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SecurityTrails Blog · Sep 29 · by Sara Jelen

#ProTips: Understanding a Leaky Internet with Gregory Boddin

Reading time: 11 minutes

Over the past few years, data breaches involving millions of leaked records have become the norm. A common offender we’re seeing more of is the presence of poorly secured and misconfigured databases connected to the Internet.

Leaving any database exposed to the Internet is often the result of simple human error, but the consequences are anything but simple. In the past three months alone, hundreds of unsecured databases left exposed to the Internet were the subject of “meow” attacks that destroyed data without much explanation—leaving only the word “meow” as a calling card. So far, more than 1,000 unsecured databases have been permanently removed.

To shed light on these recent leaks and attacks, Gregory Boddin from LeakIX is joining us in this latest installment of ProTips. LeakIX is a new engine developed in Belgium that indexes and provides insight into compromised devices, servers and databases. LeakIX helps security researchers and threat intelligence companies keep track of all campaigns active in the wild by providing actionable data on cybercrime campaign trends.

Today we’ll learn about how to secure databases, how to identify meow attacks, the pros and cons of open search engines, Gregory’s favorite open source scanning tools, and we’ll even tackle some underappreciated practices such as source code mining and IPv6 scanning.

ProTip 1: Open databases and how to secure them

Most of the databases left open at the moment are MongoDB and Elasticsearch servers. They’re used for various purposes, ranging from simple log servers to full-on “source of truth” object storage.

This means they can contain logs from users visiting your site, sometimes including what is posted on the forms: name, firstname, location, passwords or credit card numbers.

After logs, you can find full repositories of various objects:

  • Users
  • Payment information
  • Metrics about infrastructures, revealing their schema and internal config
  • Large aggregates of data used for research, sometimes leading to disastrous consequences (social account scraping, sensible internet recon)

On the MySQL side, many instances turn out to be development instances. Those may include production data, depending on the company policy.

Gregory's tips for securing databases

ProTip 2: Identifying meow attacks

When LeakIX was first released to the public, it was mostly a tool to help tracking the schema of databases. It turns out you can get many types of information from a database schema without accessing the data itself.

Identifying ransom campaigns were one of them, as those groups usually leave the same message with different mail/BTC addresses in a newly created database or index with a specific name, such as “hello” or “read_me”.

What we didn’t expect, however, was for all those servers to be completely wiped by what seems to be a non-profit attack.

Focusing on the Elasticsearch side, we started seeing meowed servers in the wild around the 20th of July. 500 servers were touched on the first day and the attack would keep running strong for the next two weeks:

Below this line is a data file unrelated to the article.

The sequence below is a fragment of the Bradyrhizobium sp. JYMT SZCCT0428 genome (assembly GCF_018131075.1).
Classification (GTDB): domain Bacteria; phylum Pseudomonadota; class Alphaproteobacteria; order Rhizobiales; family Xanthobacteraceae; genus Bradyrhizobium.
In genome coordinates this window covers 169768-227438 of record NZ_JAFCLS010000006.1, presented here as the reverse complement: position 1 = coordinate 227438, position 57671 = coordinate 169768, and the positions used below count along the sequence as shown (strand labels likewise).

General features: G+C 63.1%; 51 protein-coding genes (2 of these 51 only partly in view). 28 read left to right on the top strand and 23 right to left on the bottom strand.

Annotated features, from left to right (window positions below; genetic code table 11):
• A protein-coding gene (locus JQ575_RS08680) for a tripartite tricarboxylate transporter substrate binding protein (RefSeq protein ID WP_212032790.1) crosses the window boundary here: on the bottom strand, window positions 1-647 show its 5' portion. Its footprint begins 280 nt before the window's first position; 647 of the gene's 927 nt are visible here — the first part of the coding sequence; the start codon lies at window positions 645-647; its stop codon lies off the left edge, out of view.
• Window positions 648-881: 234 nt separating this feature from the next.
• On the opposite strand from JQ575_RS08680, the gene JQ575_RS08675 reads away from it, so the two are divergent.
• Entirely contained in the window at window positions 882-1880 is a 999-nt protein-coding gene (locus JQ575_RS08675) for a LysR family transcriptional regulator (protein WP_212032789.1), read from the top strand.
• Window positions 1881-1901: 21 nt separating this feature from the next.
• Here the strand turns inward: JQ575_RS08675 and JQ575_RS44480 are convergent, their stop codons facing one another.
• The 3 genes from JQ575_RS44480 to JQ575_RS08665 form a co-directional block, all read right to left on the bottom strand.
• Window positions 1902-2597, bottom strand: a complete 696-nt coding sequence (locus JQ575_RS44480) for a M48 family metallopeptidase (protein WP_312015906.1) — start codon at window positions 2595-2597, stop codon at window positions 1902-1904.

2020-07-20 : 501 unique IPs
2020-07-21 : 804 unique IPs
2020-07-22 : 1146 unique IPs
2020-07-23 : 661 unique IPs
2020-07-24 : 1189 unique IPs
2020-07-25 : 1091 unique IPs
2020-07-26 : 1403 unique IPs
2020-07-27 : 1693 unique IPs
2020-07-28 : 1664 unique IPs
2020-07-29 : 1727 unique IPs
2020-07-30 : 488 unique IPs
2020-07-31 : 549 unique IPs
2020-08-01 : 202 unique IPs

There would be no sign of new infections until the 12th of August, followed by a total of ~600 infections since then.

Those represent a subset of what happened since we cannot guarantee we indexed ALL servers. From our data, however, we found that:

  • 7,340 out of 12,371 Elasticsearch servers have been infected
  • 3,200 out of 15,664 MongoDB servers have been infected
  • 809 out of 7,689 Zookeeper servers have been infected

You can find the full list of infections with daily reports here.

Identifying meow attacks

Dan and Grace

ProTip 3: Best open source scanning tools

1. SYNACK scans

If you want to map the IPv4 internet quickly, there are plenty of tools available! One we’ve used ourselves since day one is Masscan. It was a great inspiration in writing gsc (GoSynScan), a custom tool we use to allow random host selection and integration with our queuing system.

2. SpiderFoot

Another open source project that grabbed my attention is SpiderFoot. The number of plugins and modules is simply astonishing. It’s a go-to when aggregating information from multiple sources.

3. Project Discovery

A last minute find while writing this article is the open source part of ProjectDiscovery.

They are providing a full set of tools to facilitate recon and structure your data with Nuclei being the star of the show. It provides a web scanning engine with included rules and easy to read YAML files, which makes it easy to create your own to extend the software capabilities.

ProTip 4: Pros and cons of open search engines

Some would see the full disclosure of open servers as a security risk, however, let’s try to take another perspective by looking at facts:

LeakIX’s core was developed in under three weeks, the rest of the work was making it presentable to the public and occasionally improving/adding new plugins. This shows it’s not really a lot of work for any motivated actor.

While you might think open servers would take some time to get attacked, this is simply NOT true as honeypot studies show that open servers are usually indexed/dumped during the first day/hours they become open on the Internet.

Therefore, it’s a huge misconception to wait for a “ransom” note to pop up to consider having been compromised, as quieter threat actors have most likely been there before.

We won’t discuss the option of paying this kind of ransom here, but in this situation, just know that it could be disclosed/used by another group any time.

What is present in open (or closed) search engines like LeakIX, Shodan and ZoomEye should be considered as compromised, not because it made it to the index, but because there are always faster actors out there.

I recently showed the index to a friend whose field has nothing to do with computers (okay, so he’s an uber-geek):

In 10 minutes he managed to identify three targets in our home country that we could report and resolve together.